Nobody seems to remember who first coined the term elevator pitch, or elevator speech, but I know it's been around a long time, and I am often asked to help design such speeches for clients.
An elevator pitch is a short presentation that you could deliver to someone in an elevator as it travels from top to bottom, or vice versa. It must be compelling as well as descriptive. It should contain such punch that the other person would love to buy from you. Of course, you can present such a speech in places other than an elevator!
When cold calling in person, it is a good idea to have your pitch ready. When the buyer meets you in the reception area, deliver the elevator pitch with enthusiasm, and he or she is much more likely to agree to allocate time to you. On the phone, you can use this method to obtain an appointment. You may even want to use it in a sales letter where you introduce your company to the prospect.
For those who work trade shows, have your elevator speech ready for people as they approach your booth.
I use my elevator pitch as a networking tool, and I deliver it by way of an introduction of myself and my companies.
The Main Components of the Pitch
An elevator speech should meet the following criteria:
• Keep it brief - long enough to convince, but short enough to hold the other person's attention.
• Be articulate - use the right tone and speed so that you don't rush the message.
• Make it sincere - the buyer must feel that you're a credible source (which of course you are).
• Be enthusiastic. Use appropriate excitement when telling your story. Buyers take their leads from salespeople. Enthusiasm is infectious, and if you are not enthusiastic about your products/services or your company, change jobs!
Your elevator speech should answer these questions: Who are we? What do we do? To whom do we sell? What makes us unique? How do we bring value to our customers?
Do remember that knowing what you want to say and rehearsing it will make this sound natural. This may be the first time the buyer has heard it - but you don't want it to be the first time you deliver it.
Used effectively, the elevator pitch can be a good salesperson's foot in the door. Once you get your break, it's up to you to finish the deal.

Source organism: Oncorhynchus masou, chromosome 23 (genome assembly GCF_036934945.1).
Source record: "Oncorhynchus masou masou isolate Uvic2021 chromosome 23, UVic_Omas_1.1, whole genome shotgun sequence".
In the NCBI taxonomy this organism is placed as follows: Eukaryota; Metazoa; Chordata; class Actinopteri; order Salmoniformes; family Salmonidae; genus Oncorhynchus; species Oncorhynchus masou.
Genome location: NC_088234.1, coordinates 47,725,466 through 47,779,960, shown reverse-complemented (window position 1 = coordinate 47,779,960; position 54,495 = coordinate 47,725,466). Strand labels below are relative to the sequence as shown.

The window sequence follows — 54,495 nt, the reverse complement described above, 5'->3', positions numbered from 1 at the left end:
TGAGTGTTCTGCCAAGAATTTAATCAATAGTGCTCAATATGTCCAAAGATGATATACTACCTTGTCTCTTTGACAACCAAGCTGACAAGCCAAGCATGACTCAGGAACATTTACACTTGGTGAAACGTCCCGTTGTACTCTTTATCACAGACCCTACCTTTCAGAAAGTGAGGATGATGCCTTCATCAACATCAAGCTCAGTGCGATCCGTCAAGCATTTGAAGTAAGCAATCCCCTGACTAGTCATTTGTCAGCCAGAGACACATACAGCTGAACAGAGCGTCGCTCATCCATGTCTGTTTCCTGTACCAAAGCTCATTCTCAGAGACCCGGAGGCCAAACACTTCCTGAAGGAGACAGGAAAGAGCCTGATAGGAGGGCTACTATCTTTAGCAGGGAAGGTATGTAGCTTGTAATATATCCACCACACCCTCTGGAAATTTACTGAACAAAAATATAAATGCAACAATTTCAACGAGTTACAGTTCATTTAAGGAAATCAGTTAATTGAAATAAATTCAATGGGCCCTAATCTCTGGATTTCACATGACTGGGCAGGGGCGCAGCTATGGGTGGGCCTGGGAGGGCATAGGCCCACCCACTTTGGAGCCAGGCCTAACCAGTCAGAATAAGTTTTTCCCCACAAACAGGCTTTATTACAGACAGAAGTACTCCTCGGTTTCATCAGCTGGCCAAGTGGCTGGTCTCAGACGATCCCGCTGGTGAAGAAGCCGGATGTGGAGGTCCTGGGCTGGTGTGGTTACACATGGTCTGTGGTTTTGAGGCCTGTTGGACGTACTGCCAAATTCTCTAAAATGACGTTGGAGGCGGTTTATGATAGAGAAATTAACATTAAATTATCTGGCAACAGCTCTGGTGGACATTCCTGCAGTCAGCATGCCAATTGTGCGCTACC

Today's News: I recently completed a couple of interviews with one of my favourite article community sites, Eyes On Sales, and you can listen to the first one by simply clicking on the banner below:
I am often asked if the Top Sales Experts team collaborate much on joint projects - the answer is a resounding YES WE DO. Obviously, if you are going to expose your clients to another consultant, there has to be a very high level of trust, but this week was a typical situation: One of my favourite clients has a small team who needed some specific coaching on how to reach the decision maker via cold calling, so I immediately turned to Leslie Buterin, who is after all, one of the world's leading gurus in this area.
Leslie delivered a two hour online coaching session. Result? They were bowled over by her and are already reaping the results of her pearls of wisdom. This is where relevant, specific mentoring comes into it's own and proves the point that I evangelise about so often - "One size fits all" sales team development no longer works, it really has been consigned to the annals of history.
Would you hire the local handyman if you had serious structural problems with your house? I hope you would not! You can catch up with Leslie here
Finally, I tried to find you another good blogpost today, but in vain - I'll keep searching over the w/e.
I need to thank you for your patience with delayed posts this week and also with the technical issues we experienced with The JF Journal - I have to hope that patience was rewarded.
Tomorrow: My last few days in the UK, so I am getting together with two of my children for some "bonding" - so wherever you are, have a great w/e and be sure to make it back next week - JF
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